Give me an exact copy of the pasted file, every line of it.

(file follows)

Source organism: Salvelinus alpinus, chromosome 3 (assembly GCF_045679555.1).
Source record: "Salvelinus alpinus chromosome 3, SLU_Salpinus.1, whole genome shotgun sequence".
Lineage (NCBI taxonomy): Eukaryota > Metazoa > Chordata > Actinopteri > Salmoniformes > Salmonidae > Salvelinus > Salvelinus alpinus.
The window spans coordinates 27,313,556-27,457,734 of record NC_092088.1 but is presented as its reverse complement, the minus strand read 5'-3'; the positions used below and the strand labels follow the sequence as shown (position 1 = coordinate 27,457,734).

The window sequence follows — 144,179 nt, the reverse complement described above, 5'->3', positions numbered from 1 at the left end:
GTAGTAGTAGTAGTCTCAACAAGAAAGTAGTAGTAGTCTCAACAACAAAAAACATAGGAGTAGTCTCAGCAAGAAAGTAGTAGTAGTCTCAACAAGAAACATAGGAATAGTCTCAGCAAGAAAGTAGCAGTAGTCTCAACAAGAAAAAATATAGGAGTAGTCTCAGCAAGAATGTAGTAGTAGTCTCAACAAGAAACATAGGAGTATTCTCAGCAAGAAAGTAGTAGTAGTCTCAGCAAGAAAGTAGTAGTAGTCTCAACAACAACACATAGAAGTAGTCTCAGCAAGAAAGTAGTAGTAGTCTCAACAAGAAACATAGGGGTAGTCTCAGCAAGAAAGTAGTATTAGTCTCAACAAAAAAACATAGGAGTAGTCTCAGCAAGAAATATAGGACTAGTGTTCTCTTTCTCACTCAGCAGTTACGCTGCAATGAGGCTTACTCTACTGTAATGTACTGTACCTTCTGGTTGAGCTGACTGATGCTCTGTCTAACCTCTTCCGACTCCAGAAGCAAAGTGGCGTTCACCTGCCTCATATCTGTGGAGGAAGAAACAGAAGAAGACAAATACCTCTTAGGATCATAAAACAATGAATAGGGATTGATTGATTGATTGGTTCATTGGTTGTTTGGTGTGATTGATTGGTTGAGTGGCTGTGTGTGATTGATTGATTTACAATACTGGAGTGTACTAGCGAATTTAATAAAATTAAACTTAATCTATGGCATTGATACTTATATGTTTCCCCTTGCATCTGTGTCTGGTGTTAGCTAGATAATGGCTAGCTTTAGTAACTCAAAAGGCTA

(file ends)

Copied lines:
Source organism: Salvelinus alpinus, chromosome 3 (assembly GCF_045679555.1).
Source record: "Salvelinus alpinus chromosome 3, SLU_Salpinus.1, whole genome shotgun sequence".
Lineage (NCBI taxonomy): Eukaryota > Metazoa > Chordata > Actinopteri > Salmoniformes > Salmonidae > Salvelinus > Salvelinus alpinus.
The window spans coordinates 27,313,556-27,457,734 of record NC_092088.1 but is presented as its reverse complement, the minus strand read 5'-3'; the positions used below and the strand labels follow the sequence as shown (position 1 = coordinate 27,457,734).

The window sequence follows — 144,179 nt, the reverse complement described above, 5'->3', positions numbered from 1 at the left end:
GTAGTAGTAGTAGTCTCAACAAGAAAGTAGTAGTAGTCTCAACAACAAAAAACATAGGAGTAGTCTCAGCAAGAAAGTAGTAGTAGTCTCAACAAGAAACATAGGAATAGTCTCAGCAAGAAAGTAGCAGTAGTCTCAACAAGAAAAAATATAGGAGTAGTCTCAGCAAGAATGTAGTAGTAGTCTCAACAAGAAACATAGGAGTATTCTCAGCAAGAAAGTAGTAGTAGTCTCAGCAAGAAAGTAGTAGTAGTCTCAACAACAACACATAGAAGTAGTCTCAGCAAGAAAGTAGTAGTAGTCTCAACAAGAAACATAGGGGTAGTCTCAGCAAGAAAGTAGTATTAGTCTCAACAAAAAAACATAGGAGTAGTCTCAGCAAGAAATATAGGACTAGTGTTCTCTTTCTCACTCAGCAGTTACGCTGCAATGAGGCTTACTCTACTGTAATGTACTGTACCTTCTGGTTGAGCTGACTGATGCTCTGTCTAACCTCTTCCGACTCCAGAAGCAAAGTGGCGTTCACCTGCCTCATATCTGTGGAGGAAGAAACAGAAGAAGACAAATACCTCTTAGGATCATAAAACAATGAATAGGGATTGATTGATTGATTGGTTCATTGGTTGTTTGGTGTGATTGATTGGTTGAGTGGCTGTGTGTGATTGATTGATTTACAATACTGGAGTGTACTAGCGAATTTAATAAAATTAAACTTAATCTATGGCATTGATACTTATATGTTTCCCCTTGCATCTGTGTCTGGTGTTAGCTAGATAATGGCTAGCTTTAGTAACTCAAAAGGCTA